Answer the following questions:
(a) Without using quantum numbers, describe the differences between the shells, subshells, and orbitals of an atom.
(b) How do the quantum numbers of the shells, subshells, and orbitals of an atom differ?
Identify the subshell in which electrons with the following quantum numbers are found:
(a) n = 2, l = 1
(b) n = 4, l = 2
(c) n = 6, l = 0
(a) 2 p ; (b) 4 d ; (c) 6 s
Which of the subshells described in the previous question contain degenerate orbitals? How many degenerate orbitals are in each?
Identify the subshell in which electrons with the following quantum numbers are found:
(a) n = 3, l = 2
(b) n = 1, l = 0
(c) n = 4, l = 3
(a) 3 d; (b) 1 s; (c) 4 f
Which of the subshells described in the previous question contain degenerate orbitals? How many degenerate orbitals are in each?
Sketch the boundary surface of a ${d}_{{x}^{2}\text{\u2212}{y}^{2}}$ and a p _{y} orbital. Be sure to show and label the axes.
Sketch the p _{x} and d _{xz} orbitals. Be sure to show and label the coordinates.
Consider the orbitals shown here in outline.
(a) What is the maximum number of electrons contained in an orbital of type (x)? Of type (y)? Of type (z)?
(b) How many orbitals of type (x) are found in a shell with n = 2? How many of type (y)? How many of type (z)?
(c) Write a set of quantum numbers for an electron in an orbital of type (x) in a shell with n = 4. Of an orbital of type (y) in a shell with n = 2. Of an orbital of type (z) in a shell with n = 3.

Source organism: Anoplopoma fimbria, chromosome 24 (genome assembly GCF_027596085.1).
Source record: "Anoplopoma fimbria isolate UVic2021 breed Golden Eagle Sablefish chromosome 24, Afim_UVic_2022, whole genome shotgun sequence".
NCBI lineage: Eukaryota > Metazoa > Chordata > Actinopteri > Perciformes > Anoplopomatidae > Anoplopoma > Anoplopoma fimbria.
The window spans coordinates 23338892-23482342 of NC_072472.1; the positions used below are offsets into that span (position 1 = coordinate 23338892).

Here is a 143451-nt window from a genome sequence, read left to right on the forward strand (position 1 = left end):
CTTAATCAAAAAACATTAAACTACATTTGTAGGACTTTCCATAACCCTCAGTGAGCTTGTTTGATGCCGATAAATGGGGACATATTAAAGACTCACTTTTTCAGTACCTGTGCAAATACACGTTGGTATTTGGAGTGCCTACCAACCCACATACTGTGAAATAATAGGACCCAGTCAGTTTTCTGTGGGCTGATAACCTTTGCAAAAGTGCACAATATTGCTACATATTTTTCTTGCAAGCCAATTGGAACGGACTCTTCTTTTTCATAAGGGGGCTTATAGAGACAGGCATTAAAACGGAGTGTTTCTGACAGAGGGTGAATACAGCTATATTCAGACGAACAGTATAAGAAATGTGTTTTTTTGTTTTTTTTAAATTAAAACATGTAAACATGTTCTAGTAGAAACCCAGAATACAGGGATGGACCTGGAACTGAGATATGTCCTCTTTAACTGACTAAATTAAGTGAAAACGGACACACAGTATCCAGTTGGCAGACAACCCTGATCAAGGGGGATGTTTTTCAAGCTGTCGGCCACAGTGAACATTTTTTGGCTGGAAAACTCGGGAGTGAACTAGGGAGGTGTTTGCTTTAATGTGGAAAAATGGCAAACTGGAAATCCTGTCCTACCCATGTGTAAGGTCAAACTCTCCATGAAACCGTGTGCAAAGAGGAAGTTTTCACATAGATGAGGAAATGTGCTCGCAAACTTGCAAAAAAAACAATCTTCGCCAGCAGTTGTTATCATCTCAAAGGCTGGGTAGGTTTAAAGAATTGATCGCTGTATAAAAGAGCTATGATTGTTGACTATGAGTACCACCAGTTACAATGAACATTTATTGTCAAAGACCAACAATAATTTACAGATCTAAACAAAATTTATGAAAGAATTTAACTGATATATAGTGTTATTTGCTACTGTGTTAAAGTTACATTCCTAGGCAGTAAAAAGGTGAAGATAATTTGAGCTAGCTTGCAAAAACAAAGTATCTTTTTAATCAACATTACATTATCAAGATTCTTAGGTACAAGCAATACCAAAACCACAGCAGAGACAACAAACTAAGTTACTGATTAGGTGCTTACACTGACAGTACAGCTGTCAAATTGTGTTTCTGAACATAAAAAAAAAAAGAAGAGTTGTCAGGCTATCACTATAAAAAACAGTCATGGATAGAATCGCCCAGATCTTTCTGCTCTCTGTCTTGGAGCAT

(d) What is the smallest possible n value for an orbital of type (x)? Of type (y)? Of type (z)?
(e) What are the possible l and m _{l} values for an orbital of type (x)? Of type (y)? Of type (z)?
(a) x. 2, y. 2, z. 2; (b) x. 1, y. 3, z. 0; (c) x. 4 0 0 $\phantom{\rule{0.2em}{0ex}}\frac{1}{2},$ y. 2 1 0 $\phantom{\rule{0.2em}{0ex}}\frac{1}{2},$ z. 3 2 0 $\phantom{\rule{0.2em}{0ex}}\frac{1}{2};$ (d) x. 1, y. 2, z. 3; (e) x. l = 0, m _{l} = 0, y. l = 1, m _{l} = –1, 0, or + 1, z. l = 2, m _{l} = –2, –1, 0, +1, +2
State the Heisenberg uncertainty principle. Describe briefly what the principle implies.
How many electrons could be held in the second shell of an atom if the spin quantum number m _{s} could have three values instead of just two? (Hint: Consider the Pauli exclusion principle.)
12
Which of the following equations describe particle-like behavior? Which describe wavelike behavior? Do any involve both types of behavior? Describe the reasons for your choices.
(a) c = λν
(b) $E=\phantom{\rule{0.2em}{0ex}}\frac{m{\nu}^{2}}{2}$
(c) $r=\phantom{\rule{0.2em}{0ex}}\frac{{n}^{2}{a}_{0}}{Z}$
(d) E = hν
(e) $\lambda =\phantom{\rule{0.2em}{0ex}}\frac{h}{m\nu}$
Write a set of quantum numbers for each of the electrons with an n of 4 in a Se atom.
n | l | m _{l} | s |
---|---|---|---|
4 | 0 | 0 | $+\phantom{\rule{0.2em}{0ex}}\frac{1}{2}$ |
4 | 0 | 0 | $-\phantom{\rule{0.2em}{0ex}}\frac{1}{2}$ |
4 | 1 | −1 | $+\phantom{\rule{0.2em}{0ex}}\frac{1}{2}$ |
4 | 1 | 0 | $+\phantom{\rule{0.2em}{0ex}}\frac{1}{2}$ |
4 | 1 | +1 | $+\phantom{\rule{0.2em}{0ex}}\frac{1}{2}$ |
4 | 1 | −1 | $-\phantom{\rule{0.2em}{0ex}}\frac{1}{2}$ |